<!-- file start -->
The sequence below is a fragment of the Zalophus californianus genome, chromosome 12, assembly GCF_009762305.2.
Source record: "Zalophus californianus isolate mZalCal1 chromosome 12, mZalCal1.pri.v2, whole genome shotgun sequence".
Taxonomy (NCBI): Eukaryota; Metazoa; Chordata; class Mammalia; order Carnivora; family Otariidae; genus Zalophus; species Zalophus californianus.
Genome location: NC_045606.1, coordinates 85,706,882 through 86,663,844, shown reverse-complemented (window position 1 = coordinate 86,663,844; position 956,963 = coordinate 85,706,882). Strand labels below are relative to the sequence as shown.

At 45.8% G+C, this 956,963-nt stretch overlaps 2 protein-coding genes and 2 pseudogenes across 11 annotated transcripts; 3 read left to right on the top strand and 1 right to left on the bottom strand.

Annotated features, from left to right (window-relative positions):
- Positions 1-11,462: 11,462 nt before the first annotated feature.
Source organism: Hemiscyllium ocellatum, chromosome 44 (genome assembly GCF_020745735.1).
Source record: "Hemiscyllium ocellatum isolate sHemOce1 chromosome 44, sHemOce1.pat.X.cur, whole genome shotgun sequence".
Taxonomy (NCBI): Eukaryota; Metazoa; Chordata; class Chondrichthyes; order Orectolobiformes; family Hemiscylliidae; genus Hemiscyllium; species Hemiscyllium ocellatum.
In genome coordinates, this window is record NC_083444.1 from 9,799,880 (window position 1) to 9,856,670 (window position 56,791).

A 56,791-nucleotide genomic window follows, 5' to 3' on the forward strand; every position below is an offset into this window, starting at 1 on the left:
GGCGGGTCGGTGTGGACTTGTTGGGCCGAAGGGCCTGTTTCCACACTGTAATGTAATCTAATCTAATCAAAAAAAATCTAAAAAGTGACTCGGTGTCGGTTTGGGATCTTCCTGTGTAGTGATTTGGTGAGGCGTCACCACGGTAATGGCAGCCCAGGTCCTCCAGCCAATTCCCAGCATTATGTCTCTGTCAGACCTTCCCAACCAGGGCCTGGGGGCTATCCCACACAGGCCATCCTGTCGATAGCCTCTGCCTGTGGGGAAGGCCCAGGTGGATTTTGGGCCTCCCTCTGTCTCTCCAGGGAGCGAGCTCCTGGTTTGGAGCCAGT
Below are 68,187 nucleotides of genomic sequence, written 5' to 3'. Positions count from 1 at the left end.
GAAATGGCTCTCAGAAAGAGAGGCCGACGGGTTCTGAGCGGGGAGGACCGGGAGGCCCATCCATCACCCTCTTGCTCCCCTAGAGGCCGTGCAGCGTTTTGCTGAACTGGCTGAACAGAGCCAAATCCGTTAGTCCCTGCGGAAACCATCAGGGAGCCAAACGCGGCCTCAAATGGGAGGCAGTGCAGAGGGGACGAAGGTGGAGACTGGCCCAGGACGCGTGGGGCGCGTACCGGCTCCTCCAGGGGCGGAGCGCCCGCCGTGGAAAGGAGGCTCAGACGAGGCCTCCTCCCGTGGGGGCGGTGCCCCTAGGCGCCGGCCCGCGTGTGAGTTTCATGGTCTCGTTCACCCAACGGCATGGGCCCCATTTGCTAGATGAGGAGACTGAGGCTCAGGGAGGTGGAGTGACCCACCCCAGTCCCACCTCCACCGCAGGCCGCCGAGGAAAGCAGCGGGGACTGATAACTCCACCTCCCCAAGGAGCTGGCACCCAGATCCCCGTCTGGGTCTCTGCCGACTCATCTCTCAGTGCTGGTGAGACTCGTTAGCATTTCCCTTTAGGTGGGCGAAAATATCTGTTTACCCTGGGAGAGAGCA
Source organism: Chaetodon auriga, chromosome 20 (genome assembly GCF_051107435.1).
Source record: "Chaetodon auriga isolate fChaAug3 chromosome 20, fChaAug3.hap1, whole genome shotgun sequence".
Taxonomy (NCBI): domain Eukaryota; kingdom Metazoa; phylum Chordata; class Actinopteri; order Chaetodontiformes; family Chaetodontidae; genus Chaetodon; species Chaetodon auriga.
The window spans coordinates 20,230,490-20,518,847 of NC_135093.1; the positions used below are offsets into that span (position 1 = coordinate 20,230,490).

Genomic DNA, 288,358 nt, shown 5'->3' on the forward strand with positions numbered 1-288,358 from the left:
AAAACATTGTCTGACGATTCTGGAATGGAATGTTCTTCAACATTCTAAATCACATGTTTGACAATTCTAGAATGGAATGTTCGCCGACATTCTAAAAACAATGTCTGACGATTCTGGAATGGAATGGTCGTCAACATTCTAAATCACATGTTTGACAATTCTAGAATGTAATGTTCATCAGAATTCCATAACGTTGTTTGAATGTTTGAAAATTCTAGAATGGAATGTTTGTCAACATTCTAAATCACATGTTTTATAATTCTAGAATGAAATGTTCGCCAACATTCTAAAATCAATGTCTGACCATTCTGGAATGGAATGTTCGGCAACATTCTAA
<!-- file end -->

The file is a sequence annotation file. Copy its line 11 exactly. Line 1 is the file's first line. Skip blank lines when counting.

In genome coordinates, this window is record NC_083444.1 from 9,799,880 (window position 1) to 9,856,670 (window position 56,791).